The imminent demise of the Bashar al-Assad regime in Syria has become such an article of faith among many American pundits that most have come to discuss the subject as no longer a matter of if, but merely when, his fall will occur. Unfortunately, for Western talking heads as well as President Obama, who has also predicted imminent regime change in Damascus, Assad has preferred to ignore their advice and instead stick to what his family has always done best: slaughter any and all domestic foes. After watching the fall of dictatorial regimes in Tunisia, Egypt and Libya, the assumption was the logic of the Arab Spring would inevitably force out the Syrian member of a rapidly diminishing club of Arab autocrats. Few in the West believed Assad could survive. But it appears there was at least one group of observers who may have pegged the Syrian as a keeper: his Iranian allies.After all, Assad can always look to the success of Iran in dealing with their own protests--peaceful protests that never received the full backing of the Obama administration; protests that eventually disappeared.
The news that a pair of Iranian naval vessels just left a Syrian port and are now heading home through the Suez Canal ought to have brought home the fact that the Iranian ayatollahs may understand their client better than Western editorial writers. Combined with the decision of Russia to boycott a diplomatic effort aimed at bolstering Assad’s domestic foes, it is now clear that Syria’s two major foreign sponsors have not given up on the regime. Unlike Westerners who simply took it for granted that Assad must go, Ayatollah Khamenei and Vladimir Putin have remembered an ironclad rule of history: tyrants fall when they lose their taste for spilling their people’s blood, not when they loosen the reins.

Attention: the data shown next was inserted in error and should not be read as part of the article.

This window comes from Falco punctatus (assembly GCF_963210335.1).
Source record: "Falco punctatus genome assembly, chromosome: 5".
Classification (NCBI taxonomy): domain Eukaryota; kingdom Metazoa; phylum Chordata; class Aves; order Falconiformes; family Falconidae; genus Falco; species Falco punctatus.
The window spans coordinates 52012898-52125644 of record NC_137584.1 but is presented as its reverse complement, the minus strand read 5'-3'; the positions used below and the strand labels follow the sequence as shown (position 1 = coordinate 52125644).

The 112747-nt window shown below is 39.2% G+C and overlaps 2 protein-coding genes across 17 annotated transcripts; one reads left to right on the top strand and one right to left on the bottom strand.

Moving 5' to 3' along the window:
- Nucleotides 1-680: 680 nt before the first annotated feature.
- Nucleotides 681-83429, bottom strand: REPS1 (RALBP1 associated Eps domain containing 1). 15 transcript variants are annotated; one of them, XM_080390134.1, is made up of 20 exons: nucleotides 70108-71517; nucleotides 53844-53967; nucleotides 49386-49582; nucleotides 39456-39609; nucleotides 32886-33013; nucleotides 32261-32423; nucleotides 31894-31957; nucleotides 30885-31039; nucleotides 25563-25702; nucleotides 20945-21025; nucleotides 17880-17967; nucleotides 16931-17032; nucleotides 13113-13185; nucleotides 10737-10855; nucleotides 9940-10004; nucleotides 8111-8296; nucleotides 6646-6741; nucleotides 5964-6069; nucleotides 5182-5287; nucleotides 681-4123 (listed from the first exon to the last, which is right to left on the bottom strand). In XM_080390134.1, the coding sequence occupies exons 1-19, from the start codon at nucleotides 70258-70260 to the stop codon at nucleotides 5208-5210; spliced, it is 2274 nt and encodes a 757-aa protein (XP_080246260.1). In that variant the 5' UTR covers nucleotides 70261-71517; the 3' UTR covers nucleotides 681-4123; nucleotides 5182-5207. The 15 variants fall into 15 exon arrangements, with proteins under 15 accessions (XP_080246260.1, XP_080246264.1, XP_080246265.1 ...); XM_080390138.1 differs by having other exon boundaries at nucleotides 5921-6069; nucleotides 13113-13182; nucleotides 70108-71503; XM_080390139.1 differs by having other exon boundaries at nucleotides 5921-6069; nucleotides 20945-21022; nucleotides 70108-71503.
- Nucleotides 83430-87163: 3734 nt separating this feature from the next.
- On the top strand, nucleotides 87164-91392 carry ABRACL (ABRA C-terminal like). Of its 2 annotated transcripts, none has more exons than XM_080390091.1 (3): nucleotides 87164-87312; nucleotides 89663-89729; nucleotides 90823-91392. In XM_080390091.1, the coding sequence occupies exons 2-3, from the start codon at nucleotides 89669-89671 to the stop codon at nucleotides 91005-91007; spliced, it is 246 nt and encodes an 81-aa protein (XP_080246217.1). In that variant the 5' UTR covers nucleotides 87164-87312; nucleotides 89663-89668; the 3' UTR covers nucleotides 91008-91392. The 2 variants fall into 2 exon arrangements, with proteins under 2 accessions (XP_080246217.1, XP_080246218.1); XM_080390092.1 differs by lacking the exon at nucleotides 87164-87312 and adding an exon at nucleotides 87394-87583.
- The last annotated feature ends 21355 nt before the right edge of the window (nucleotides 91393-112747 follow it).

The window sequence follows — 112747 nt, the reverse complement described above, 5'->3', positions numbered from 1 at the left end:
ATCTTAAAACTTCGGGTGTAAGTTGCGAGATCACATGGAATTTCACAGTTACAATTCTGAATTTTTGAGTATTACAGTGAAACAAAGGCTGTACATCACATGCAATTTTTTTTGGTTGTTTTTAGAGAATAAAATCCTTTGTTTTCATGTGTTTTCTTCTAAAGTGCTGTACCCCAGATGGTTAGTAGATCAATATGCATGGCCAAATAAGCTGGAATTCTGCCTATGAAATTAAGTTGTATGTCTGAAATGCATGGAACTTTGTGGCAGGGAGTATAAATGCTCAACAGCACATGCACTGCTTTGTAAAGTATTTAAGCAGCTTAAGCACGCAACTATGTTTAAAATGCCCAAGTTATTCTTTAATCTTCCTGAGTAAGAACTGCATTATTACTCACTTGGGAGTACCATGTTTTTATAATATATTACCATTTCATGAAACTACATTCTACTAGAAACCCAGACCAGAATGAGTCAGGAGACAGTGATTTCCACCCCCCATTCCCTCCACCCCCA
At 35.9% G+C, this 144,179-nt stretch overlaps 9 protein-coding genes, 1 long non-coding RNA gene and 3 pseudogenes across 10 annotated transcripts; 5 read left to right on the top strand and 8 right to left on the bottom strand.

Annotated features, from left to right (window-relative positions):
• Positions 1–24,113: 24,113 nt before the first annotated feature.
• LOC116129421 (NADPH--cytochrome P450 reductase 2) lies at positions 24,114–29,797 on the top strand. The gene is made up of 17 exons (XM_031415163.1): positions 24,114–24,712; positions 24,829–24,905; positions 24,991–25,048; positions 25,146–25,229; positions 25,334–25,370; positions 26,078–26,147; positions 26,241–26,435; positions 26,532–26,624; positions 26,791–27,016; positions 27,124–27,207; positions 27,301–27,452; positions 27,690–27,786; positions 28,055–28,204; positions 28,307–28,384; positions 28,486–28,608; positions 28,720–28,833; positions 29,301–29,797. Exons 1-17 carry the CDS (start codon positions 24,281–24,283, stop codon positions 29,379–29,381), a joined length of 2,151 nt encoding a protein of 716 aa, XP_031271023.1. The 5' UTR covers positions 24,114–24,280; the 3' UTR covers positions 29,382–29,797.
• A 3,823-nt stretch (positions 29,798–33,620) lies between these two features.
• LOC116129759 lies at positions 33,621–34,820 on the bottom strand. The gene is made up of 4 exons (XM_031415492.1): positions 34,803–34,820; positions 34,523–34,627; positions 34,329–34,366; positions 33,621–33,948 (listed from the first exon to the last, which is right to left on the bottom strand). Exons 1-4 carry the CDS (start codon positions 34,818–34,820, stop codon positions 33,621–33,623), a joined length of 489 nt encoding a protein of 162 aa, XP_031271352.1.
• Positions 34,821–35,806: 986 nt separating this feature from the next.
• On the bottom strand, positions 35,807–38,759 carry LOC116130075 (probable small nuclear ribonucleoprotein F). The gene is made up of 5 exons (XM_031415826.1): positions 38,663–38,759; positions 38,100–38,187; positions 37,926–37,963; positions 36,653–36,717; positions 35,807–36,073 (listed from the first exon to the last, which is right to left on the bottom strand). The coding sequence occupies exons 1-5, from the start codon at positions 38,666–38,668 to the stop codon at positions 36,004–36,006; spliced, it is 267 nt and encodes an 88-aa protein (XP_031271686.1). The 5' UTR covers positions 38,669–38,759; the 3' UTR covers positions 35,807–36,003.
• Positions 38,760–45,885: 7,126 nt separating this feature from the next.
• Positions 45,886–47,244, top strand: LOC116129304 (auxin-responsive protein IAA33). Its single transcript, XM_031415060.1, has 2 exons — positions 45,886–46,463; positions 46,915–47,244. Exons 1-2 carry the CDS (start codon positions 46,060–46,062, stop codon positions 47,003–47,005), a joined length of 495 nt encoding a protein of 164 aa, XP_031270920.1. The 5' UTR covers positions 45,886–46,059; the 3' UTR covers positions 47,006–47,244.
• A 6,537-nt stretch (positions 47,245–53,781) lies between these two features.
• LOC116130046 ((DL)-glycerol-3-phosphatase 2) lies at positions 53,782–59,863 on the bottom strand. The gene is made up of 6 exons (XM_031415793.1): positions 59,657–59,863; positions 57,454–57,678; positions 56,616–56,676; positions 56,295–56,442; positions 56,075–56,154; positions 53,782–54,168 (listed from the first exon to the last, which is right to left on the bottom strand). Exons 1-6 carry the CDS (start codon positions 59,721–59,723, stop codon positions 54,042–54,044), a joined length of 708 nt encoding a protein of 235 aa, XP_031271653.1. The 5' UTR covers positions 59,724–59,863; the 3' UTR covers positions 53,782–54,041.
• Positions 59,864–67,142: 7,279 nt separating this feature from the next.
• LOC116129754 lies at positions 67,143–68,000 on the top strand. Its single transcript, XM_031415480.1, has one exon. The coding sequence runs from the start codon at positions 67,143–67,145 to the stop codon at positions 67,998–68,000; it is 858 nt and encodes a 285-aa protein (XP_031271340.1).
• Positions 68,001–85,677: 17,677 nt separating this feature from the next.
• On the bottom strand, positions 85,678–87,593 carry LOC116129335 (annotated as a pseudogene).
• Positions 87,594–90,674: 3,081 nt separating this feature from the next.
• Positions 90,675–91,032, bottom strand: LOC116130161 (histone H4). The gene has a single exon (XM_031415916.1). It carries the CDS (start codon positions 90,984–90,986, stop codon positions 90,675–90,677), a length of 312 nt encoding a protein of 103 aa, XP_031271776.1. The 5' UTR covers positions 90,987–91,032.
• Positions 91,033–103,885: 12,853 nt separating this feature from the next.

So instead of the Syrian opposition taking encouragement from Iran, now the Iranian opposition eyes Syria:
With demonstrations against nearly five decades of Baath Party rule now in their twelfth month in Syria, Iranian opposition members are keeping a watchful eye on developments, hoping that regime change in Damascus will produce the same in Tehran.It's far from clear whether there is reason for protesters in Iran to take much encouragement from events in Syria--and even less from empty statements and condemnations from the West.
The governments of both nations have been strong allies, politically and economically, for many years. More recently, opposition members from both countries appear to be fostering closer ties and have expressed mutual support. A YouTube video posted in December, 2011, for example, purports to show a small group of Iranian activists holding a Syrian opposition flag and burning a picture of Bashar al-Assad, Syria’s embattled president. On Friday, meanwhile, 160 Iranian opposition members signed a document pledging support for and thanking the Syrian National Council, the principal opposition body outside the country.
But the Iranian opposition has been significantly less active than its Arab neighbors since a string of anti-government uprisings have swept the Middle East over the past year. Ali Ansari, Professor at St. Andrews University and author of numerous books on Iran, wrote in an October 2011 report, “That a new wave of protests has not gripped the country is in large part due to the sheer exhaustion of the opposition following the six months of protest from June 2009, and the systematic and comprehensive state repression that followed. Moreover Iranians, haunted by the consequences of 1979 [Iranian Revolution], are not enthusiastic in pursuing a path in which the endgame is unclear.”
With Iran and Syria appearing to be holding their own, even amidst sanctions and condemnations, the question arises: have the Arab Spring dominoes stopped falling?
Technorati Tag: Iran and Syria and Arab Spring.